He is one of five experts invited to present testimony at the briefing, which will begin at 9:30 a.m. in room 2325 of the Rayburn House Office Building.
In his Oct. 18 testimony, Vengosh will review scientific evidence about water pollution from coal mining and combustion in the United States over the past century, and explain the primary environmental issues associated with shale gas drilling, which many experts believe will play an increasingly important role as a source of domestic energy in the coming century.
Vengosh to Testify on Environmental Impacts of Energy Production at October 18 Briefing (Nicholas.Duke.edu)
Abstract of Dr. Vengosh's Presentation for Thursday's Briefing (pdf)
REP. DAVID PRICE VISITS DUKE
U.S. Rep. David Price (D-NC) spent part of the day at Duke on Monday. During his visit, he spoke to the Dean's Cabinet (above) and met with leaders from Duke University Health System/School of Medicine.
The discussions mostly centered around the current political and fiscal environment and potential impacts of sequestration. Passed as part of the Budget Control Act of 2011, sequestration is a mechanism to impose automatic, across-the-board cuts to federal spending beginning in January 2013 if there is no alternative agreement to reducing the federal budget deficit.
Duke in Pictures: Rep. Price Visits Duke (Duke.edu)
DUKE IN WASHINGTON EVENT: WHAT THE NEXT PRESIDENT NEEDS TO KNOW ABOUT COUNTERING VIOLENT EXTREMISM IN THE UNITED STATES
Duke University's Duke Islamic Studies Center and the Institute for Social Policy and Understanding will host an engaging discussion on countering violent extremism (CVE). Several leading experts, including Duke professor David Schanzer, will discuss the current state of counter-terrorism and homegrown extremism in the US and their recommendations moving forward.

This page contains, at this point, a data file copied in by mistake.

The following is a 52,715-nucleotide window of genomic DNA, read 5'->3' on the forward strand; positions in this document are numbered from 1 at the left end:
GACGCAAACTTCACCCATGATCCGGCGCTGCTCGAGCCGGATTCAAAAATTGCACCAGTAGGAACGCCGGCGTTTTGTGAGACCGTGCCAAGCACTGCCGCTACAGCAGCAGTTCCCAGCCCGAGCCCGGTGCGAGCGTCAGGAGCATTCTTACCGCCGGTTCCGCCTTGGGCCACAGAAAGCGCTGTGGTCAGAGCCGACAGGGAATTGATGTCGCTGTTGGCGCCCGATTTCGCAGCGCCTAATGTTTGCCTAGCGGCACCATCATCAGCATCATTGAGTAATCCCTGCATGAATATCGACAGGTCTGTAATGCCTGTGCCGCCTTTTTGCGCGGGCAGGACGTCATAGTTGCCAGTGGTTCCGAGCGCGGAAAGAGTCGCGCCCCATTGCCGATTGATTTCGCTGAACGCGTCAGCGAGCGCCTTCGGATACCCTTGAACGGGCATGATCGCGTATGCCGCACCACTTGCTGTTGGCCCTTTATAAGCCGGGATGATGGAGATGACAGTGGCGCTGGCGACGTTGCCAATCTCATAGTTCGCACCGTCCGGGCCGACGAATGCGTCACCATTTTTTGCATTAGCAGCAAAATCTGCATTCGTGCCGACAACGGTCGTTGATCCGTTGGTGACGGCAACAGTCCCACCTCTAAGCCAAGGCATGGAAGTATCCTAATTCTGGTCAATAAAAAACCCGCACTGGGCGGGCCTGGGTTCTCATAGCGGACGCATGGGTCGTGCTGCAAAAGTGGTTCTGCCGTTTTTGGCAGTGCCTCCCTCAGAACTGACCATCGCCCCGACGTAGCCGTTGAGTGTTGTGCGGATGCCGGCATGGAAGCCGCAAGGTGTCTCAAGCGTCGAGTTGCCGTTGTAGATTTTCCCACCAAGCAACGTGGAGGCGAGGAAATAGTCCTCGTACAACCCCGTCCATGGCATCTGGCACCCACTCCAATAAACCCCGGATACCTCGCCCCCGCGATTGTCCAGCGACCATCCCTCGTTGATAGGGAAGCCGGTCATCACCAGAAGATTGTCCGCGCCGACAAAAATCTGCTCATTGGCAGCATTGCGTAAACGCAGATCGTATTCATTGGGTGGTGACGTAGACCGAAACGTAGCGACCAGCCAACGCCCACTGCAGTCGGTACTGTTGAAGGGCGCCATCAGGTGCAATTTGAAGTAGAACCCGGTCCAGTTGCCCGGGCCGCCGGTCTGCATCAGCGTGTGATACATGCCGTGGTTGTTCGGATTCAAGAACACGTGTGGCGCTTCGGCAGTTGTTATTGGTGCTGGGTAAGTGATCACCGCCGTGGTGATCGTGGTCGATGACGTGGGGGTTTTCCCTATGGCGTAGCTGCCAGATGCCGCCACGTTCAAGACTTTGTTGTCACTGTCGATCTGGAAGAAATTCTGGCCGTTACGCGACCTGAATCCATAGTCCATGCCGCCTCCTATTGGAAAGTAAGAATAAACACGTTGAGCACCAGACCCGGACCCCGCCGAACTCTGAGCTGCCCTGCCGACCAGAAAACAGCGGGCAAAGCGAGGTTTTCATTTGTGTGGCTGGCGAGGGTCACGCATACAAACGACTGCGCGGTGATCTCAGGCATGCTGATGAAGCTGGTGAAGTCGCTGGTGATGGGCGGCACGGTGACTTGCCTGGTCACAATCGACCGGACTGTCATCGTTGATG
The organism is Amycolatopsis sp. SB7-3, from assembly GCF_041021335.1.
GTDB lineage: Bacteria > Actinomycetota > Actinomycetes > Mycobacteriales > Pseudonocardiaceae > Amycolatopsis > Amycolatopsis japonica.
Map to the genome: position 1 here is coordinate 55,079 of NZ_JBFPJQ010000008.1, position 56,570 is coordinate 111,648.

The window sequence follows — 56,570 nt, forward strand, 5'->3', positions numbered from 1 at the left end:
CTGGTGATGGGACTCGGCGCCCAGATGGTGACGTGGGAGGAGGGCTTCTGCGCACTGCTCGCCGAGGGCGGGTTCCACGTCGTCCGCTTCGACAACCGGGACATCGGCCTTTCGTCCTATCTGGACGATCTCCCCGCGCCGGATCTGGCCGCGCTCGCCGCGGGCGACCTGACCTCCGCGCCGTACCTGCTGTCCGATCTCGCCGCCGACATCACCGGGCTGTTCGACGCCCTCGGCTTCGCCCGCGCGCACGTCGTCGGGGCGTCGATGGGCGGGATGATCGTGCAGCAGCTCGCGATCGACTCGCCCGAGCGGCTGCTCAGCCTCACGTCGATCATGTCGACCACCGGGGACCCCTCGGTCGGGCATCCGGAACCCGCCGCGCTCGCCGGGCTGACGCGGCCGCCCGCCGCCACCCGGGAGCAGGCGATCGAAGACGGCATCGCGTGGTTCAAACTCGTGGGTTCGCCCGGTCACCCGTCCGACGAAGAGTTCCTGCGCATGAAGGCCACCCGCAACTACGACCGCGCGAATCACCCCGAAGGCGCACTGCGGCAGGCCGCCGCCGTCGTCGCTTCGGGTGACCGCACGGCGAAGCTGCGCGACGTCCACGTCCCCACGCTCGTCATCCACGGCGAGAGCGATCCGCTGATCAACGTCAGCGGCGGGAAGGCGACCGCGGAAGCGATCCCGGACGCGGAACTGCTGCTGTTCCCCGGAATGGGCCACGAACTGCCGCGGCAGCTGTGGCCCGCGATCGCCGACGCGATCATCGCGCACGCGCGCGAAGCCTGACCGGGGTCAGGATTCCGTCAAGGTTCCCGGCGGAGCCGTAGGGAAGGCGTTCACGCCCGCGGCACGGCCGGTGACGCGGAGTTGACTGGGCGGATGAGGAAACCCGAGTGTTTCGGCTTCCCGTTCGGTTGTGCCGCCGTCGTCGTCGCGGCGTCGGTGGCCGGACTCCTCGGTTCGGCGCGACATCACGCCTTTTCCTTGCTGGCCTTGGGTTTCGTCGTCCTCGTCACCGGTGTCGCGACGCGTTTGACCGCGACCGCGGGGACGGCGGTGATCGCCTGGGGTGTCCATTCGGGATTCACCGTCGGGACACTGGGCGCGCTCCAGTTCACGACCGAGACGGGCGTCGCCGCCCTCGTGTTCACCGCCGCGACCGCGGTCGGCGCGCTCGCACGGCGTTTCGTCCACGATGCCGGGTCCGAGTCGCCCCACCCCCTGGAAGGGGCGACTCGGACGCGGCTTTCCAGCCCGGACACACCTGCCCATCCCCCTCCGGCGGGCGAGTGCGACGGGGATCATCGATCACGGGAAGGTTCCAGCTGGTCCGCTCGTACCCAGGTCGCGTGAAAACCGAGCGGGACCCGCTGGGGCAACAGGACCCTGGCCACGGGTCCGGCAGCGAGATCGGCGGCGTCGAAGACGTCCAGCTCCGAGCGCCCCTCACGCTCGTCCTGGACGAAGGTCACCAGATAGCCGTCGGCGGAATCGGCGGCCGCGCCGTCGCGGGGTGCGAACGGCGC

The event will take place from 2:00-3:30pm on October 25, 2012 at the Duke in Washington office, located at 1201 New York Avenue, NW Suite 1110.
Registration information below. This event will be webcast live.
What the Next President Needs to Know About Countering Violent Extremism in the US
FRONTLINE-DUKE COLLABORATION PUTS "THE CHOICE 2012" ORAL HISTORIES ONLINE
Duke University’s Sanford School of Public Policy and the PBS documentary program FRONTLINE are continuing their innovative collaboration with a new project that brings to light fresh perspectives on this year’s presidential candidates.
In conjunction with “The Choice 2012,” a FRONTLINE documentary that aired Tuesday, Oct. 9, the project archives eight hours of interviews from the documentary online, providing digital access to extensive conversations with figures who have influenced the lives and policy decisions of President Barack Obama and Republican hopeful Mitt Romney.
With 25 interviews published on the program’s website, the project provides an glimpse into the backgrounds and mindsets of the presidential candidates. To make it easy to pinpoint desired content, each interview is accompanied by a transcript tagged by themes.
FRONTLINE-Sanford Collaboration Puts "The Choice 2012" Oral Histories Online (Sanford.Duke.edu)